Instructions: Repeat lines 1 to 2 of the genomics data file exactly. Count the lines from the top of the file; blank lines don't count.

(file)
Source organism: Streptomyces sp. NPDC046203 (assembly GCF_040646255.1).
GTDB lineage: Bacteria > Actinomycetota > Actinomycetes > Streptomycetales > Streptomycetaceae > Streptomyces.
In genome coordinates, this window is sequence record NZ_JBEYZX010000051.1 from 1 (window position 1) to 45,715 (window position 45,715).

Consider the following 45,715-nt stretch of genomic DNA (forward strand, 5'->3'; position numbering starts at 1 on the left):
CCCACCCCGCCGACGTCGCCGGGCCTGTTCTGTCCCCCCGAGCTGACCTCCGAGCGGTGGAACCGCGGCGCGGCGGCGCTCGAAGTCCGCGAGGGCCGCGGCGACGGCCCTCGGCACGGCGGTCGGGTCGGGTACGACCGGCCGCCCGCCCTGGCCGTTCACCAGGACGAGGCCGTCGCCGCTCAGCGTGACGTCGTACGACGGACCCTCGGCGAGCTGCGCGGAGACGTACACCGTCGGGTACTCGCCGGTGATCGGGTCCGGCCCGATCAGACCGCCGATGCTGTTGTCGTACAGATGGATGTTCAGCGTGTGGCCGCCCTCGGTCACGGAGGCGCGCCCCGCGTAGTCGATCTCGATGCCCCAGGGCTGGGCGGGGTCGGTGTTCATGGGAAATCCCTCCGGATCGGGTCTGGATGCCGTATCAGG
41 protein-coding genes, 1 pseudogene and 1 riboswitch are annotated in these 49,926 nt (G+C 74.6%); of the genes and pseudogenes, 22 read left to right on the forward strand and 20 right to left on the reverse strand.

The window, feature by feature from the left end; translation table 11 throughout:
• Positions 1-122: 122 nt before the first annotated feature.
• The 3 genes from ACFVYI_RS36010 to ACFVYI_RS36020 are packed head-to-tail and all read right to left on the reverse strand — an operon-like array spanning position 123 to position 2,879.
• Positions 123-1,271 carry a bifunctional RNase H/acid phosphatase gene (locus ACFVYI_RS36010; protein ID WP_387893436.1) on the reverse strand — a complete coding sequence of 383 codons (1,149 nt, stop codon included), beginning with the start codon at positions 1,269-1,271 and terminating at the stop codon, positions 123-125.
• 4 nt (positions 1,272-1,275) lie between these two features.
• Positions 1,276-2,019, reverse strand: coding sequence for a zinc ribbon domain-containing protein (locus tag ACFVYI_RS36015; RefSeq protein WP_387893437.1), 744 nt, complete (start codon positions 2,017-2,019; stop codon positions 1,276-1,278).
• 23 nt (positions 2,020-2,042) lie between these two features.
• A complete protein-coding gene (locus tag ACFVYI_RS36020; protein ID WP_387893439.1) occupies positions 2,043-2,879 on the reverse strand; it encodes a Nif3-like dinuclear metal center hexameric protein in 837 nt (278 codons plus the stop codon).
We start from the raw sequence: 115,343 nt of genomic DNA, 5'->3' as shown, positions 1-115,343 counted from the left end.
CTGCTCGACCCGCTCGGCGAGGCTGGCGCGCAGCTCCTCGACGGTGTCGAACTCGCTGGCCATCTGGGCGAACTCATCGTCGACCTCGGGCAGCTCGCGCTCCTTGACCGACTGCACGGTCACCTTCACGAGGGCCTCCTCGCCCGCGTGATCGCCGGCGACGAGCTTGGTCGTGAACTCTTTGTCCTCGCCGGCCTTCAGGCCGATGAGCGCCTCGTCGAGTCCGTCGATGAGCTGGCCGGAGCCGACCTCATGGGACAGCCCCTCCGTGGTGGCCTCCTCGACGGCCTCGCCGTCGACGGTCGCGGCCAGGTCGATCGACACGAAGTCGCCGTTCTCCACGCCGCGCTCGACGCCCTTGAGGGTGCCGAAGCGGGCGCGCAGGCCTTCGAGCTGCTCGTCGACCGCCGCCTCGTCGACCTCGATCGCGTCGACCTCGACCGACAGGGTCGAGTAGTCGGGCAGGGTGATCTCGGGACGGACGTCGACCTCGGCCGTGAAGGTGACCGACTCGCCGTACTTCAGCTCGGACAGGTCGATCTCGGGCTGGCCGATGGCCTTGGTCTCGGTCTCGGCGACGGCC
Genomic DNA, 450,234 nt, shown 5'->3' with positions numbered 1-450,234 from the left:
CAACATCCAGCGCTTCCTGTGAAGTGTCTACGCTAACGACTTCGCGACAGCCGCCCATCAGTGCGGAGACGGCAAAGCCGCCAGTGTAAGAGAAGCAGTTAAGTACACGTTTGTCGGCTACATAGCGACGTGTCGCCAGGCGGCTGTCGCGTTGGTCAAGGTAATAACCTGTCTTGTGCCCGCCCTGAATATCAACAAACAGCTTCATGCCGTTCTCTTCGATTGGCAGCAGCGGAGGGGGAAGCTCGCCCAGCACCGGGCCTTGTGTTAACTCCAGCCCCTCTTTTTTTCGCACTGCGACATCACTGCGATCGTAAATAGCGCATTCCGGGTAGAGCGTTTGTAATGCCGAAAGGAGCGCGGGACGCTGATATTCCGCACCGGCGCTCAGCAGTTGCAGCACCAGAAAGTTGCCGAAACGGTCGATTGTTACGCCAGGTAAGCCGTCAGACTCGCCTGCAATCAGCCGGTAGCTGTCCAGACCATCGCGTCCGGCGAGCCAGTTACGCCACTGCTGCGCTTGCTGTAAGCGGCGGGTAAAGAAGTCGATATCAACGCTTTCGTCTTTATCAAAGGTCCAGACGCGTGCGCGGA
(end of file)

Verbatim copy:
Source organism: Streptomyces sp. NPDC046203 (assembly GCF_040646255.1).
GTDB lineage: Bacteria > Actinomycetota > Actinomycetes > Streptomycetales > Streptomycetaceae > Streptomyces.